Sports is one of the affected fields due to the absence of face-to-face interactions, which gave rise to online tournaments like chess.
Players are still fighting to stay in the game nearly two years after the outbreak began.
Stephanie Jabagat, a 10-year-old chess player, went through this when she was trying to make a name for herself in the game. Arnel, her teacher father, introduced her to chess at a young age. Stephanie had a wonderful foundation when she was four years old, while her father was teaching her sister, Sophia.
Her family is supportive of her endeavors, and her father provides everything she needs for the online tournament. She recently won the first leg of the National Youth and School Online Chess Championships, representing Anilawan Elementary School.
“Minsan pinapalaro-laro ko sila, nakikitaan ko siya ng parang level na ni ate niya na moves. Sabi ko parang may potential ito siya,” Arnel said.
Stephanie began her chess journey in first and second grade, when she joined the MIMAROPA Regional Athletics Association (MIMAROPARAA) meet.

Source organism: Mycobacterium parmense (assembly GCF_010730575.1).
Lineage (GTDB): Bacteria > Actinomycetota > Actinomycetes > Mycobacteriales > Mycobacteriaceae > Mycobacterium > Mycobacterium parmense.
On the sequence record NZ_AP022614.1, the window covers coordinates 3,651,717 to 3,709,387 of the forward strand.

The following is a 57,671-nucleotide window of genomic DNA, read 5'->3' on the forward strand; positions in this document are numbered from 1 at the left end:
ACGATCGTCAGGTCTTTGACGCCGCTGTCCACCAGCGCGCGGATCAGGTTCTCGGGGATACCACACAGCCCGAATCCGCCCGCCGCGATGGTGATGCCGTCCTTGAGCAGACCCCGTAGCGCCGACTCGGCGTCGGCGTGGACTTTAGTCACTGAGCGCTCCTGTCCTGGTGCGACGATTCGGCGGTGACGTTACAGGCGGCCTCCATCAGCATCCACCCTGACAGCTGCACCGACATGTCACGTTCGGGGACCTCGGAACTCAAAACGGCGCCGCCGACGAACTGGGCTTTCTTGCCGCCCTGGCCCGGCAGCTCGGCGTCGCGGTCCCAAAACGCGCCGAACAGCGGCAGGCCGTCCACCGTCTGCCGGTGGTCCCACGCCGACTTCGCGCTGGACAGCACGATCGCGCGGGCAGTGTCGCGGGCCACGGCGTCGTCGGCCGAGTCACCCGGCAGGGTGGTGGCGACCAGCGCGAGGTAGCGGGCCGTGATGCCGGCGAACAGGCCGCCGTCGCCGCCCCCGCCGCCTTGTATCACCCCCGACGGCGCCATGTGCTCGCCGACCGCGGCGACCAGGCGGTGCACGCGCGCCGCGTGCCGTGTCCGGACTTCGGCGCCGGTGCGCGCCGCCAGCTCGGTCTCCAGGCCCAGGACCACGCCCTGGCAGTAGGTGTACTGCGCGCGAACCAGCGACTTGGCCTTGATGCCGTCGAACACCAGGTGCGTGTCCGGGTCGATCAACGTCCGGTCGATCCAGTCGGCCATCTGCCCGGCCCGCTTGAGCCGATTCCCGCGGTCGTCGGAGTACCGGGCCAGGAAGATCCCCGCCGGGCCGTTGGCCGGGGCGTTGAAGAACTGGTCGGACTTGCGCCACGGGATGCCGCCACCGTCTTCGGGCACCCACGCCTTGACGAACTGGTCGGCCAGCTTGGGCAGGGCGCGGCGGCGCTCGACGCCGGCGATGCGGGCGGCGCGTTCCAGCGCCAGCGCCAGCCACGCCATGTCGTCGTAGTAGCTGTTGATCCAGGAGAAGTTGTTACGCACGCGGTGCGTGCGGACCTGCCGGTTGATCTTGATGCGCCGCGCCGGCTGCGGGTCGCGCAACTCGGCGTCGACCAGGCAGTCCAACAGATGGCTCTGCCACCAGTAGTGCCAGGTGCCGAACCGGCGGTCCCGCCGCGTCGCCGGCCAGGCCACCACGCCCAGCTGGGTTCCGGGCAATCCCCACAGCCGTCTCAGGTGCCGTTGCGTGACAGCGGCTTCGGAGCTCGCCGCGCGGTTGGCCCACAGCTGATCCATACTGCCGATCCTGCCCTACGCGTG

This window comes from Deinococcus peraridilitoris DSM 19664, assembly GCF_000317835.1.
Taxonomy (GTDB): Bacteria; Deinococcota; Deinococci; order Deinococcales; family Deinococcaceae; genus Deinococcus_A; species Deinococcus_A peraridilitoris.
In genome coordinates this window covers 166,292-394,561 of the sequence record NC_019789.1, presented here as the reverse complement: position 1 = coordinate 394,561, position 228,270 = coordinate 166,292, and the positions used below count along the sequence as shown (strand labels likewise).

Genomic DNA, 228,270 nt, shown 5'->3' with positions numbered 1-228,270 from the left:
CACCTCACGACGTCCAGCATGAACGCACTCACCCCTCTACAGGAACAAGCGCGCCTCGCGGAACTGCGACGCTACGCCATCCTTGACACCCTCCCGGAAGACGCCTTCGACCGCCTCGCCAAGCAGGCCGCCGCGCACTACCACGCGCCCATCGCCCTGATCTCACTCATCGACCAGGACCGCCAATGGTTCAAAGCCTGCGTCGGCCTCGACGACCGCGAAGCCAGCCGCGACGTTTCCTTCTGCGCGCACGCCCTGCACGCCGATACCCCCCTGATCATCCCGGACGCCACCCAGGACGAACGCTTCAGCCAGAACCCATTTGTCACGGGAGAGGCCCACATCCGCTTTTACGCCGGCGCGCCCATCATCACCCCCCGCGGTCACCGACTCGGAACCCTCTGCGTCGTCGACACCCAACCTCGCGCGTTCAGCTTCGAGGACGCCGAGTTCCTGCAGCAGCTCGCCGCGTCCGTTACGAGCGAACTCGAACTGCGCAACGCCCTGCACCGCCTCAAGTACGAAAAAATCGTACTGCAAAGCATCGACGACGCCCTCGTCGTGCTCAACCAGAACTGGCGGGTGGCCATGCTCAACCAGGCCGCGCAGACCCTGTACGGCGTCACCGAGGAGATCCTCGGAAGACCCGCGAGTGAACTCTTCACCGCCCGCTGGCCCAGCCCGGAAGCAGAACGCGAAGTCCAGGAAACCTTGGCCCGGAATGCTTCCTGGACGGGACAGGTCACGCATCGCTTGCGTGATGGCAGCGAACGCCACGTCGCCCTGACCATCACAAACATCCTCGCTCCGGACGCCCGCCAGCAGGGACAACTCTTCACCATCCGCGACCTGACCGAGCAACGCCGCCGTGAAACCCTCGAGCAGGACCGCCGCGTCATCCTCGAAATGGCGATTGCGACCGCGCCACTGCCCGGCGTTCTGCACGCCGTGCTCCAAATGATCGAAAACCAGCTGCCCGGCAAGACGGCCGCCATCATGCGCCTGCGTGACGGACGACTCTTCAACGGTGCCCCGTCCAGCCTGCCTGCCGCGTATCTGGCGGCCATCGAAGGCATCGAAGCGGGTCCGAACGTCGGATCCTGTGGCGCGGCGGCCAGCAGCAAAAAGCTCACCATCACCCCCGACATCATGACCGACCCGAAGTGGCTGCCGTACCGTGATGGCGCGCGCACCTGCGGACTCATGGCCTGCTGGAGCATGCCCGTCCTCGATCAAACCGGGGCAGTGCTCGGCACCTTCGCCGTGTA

When the pandemic broke out, she began competing in various online games. However, they had to contend with issues such as electricity and internet connection stability.
“Yong panalo ka na tapos tumabla pa. Kapag online ay nagba-brownout, nagre-reconnect, nawawalan ng signal. Iyong clock time, nauubusan. Hindi pa nagbagyo, April 2021 nagba-brownout tapos ginagamit na lang namin ay load para makalaro. Ang flashlight dapat ay naka-charge, ang cellphone dapat may load. Tapos ‘yong laptop kapag tornello dapat may charge, may battery,” Stephanie shared.
“Iyon ang mga dilemma sa amin kaya struggle talaga kami lalo kapag winning na siya, natataranta na. Kaya ako rin dapat naka-ready para hindi mag-alala ang bata,” her father Arnel narrated.
Stephanie then played in many national competitions, winning championships in the National Age Group Online Chess Championship – Visayas Leg, National Youth and School Online Chess Championship South Luzon Leg, and National Youth and Schools Chess Championship.